6. Charon and Dag, thank you very much for your responses! I did not get direct responses to my questions but I do realize now that it could not be. I now have a better picture of the topic I was asked about. I need some time to take a close look at the links you provided. And think about it... Very appreciated!
  7. Thank you for your reply, Charon! Yes, right, just after I sent my message I thought that this is quite a vague term. I couldn't find a better way to explain... But yes, I'm interested to know if there is any quantitative data on how DNA changes during cell differentiation. I was certain that there should be studies on what changes DNAs undergo during cell differentiation. For example, if DNA modification during cell specialization is due to mostly methylation or mostly due to proteins affecting the genes? Or, perhaps, there are some changes in DNA sequencing? Or something else which I missed? More specifically, I was wondering how gametes (which (my guess) are themselves kind of or should develop from kind of totipotent cells) are developing in mature organisms? In other words, if gametogenesis emerges from more or less specialized cells how then gametes become kind of totipotent cells even after meiosis. Also I do not understand why chromosomes still play such a significant role in nowadays thinking. I have an impression that DNAs organise into chromosomes only just before and during divisions while during the normal (routine) stage of the cell's life DNA looks more like tangled thread in the nucleus. Am I missing something here?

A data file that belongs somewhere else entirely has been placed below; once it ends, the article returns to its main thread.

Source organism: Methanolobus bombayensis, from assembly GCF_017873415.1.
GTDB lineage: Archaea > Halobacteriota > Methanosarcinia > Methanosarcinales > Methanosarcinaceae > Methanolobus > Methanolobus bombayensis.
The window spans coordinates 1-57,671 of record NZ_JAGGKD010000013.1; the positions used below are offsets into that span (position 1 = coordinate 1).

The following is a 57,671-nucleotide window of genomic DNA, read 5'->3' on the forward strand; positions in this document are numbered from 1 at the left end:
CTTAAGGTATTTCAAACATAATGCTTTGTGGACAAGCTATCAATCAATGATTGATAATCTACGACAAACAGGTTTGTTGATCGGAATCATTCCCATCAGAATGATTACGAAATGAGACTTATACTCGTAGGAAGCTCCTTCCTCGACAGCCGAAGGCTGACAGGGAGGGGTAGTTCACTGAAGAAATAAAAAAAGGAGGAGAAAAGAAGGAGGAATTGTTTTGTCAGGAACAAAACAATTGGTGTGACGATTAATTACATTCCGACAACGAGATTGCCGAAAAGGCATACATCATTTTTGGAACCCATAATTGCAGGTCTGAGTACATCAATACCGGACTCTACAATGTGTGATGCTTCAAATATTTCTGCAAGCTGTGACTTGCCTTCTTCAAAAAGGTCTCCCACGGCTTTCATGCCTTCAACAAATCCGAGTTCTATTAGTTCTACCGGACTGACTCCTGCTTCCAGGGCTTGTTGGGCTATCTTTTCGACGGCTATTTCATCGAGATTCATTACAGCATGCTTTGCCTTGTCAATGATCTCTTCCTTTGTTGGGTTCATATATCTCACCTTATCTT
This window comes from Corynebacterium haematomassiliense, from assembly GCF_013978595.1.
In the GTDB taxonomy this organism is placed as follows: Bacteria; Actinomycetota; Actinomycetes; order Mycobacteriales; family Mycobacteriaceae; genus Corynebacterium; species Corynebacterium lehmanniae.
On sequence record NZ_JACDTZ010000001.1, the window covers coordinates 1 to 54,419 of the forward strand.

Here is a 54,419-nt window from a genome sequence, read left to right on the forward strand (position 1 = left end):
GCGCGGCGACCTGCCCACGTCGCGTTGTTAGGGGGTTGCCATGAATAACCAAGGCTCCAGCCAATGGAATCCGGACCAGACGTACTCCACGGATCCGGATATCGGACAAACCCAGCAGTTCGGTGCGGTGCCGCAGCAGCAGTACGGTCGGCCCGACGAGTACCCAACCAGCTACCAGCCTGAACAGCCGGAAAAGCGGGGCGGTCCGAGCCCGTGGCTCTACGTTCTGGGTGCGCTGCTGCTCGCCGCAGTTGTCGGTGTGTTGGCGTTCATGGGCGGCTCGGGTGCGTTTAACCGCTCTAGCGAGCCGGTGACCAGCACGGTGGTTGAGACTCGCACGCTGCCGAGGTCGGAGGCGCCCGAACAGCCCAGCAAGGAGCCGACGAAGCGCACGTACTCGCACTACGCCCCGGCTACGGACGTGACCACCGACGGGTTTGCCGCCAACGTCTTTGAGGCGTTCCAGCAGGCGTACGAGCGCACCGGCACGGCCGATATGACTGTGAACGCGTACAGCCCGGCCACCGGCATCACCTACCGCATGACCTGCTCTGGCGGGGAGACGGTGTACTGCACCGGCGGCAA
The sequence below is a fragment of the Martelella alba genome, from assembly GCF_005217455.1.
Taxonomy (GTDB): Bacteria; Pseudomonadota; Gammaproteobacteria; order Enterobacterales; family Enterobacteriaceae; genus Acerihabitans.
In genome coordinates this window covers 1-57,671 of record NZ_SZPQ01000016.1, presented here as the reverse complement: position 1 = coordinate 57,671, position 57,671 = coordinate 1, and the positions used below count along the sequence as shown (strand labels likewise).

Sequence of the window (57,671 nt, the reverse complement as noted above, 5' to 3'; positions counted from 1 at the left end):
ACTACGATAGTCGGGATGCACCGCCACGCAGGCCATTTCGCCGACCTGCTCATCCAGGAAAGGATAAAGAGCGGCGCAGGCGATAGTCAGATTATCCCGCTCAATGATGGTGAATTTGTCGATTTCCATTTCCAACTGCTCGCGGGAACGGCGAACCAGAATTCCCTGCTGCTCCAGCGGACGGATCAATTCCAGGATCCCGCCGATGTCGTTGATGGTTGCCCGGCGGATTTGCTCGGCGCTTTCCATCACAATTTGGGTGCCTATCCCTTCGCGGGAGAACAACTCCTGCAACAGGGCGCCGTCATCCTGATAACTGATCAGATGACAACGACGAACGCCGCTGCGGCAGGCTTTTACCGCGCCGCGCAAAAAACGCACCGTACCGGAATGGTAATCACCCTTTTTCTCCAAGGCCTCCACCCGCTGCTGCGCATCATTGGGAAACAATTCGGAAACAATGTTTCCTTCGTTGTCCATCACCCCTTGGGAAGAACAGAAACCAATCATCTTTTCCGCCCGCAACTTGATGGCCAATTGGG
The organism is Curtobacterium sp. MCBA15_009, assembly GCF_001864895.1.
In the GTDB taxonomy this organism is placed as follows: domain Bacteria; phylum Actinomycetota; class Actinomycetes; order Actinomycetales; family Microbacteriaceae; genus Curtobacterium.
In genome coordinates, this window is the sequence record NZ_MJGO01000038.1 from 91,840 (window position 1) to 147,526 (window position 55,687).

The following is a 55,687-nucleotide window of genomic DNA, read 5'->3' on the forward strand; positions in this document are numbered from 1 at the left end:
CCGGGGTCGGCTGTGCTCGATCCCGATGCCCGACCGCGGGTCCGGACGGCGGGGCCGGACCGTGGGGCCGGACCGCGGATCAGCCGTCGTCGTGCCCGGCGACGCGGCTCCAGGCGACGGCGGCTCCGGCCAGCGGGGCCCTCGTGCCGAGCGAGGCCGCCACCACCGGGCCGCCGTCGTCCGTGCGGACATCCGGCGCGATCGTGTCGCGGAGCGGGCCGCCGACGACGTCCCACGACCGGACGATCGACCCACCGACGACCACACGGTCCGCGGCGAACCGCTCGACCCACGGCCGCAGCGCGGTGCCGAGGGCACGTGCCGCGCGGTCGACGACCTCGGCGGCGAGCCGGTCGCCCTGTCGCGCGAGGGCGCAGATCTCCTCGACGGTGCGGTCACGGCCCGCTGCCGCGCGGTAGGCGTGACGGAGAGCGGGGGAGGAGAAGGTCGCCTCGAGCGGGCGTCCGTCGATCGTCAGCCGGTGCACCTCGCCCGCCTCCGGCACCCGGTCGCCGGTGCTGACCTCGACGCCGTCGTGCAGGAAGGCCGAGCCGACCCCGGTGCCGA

8. Right. This is what I expected to hear. But I also would like to see some data on this. With the modern sequencing techniques I expected to find a lot of info about comparing initial DNA of an organism and DNA of specialized cells at later stages of development. My question is related to understanding how the gene expression and gene silencing occurs at DNA level. Is it occurred through the structural modification of DNA or it happens due to just functional differentiation? I think this is a valid question... I would be really surprised if nobody else would be confounded by this question.
  9. I'm surprised that I didn't get any replies. It doesn't seem to me that the question is too complicated or very specific. Or, in opposite, it is very stupid? Any suggestion why there is no replies? Thanks!
  10. Hi, all! I'm looking for information if the DNA in zygotes or in blastomeres of an organism are equal to DNA in somatic cells at later stages of the organism development. My understanding is that during the ontogenesis of organisms their DNA in specialized somatic cells are subject to more or less significant changes.However I could not find any info about it. I would appreciate any suggestions. Thanks!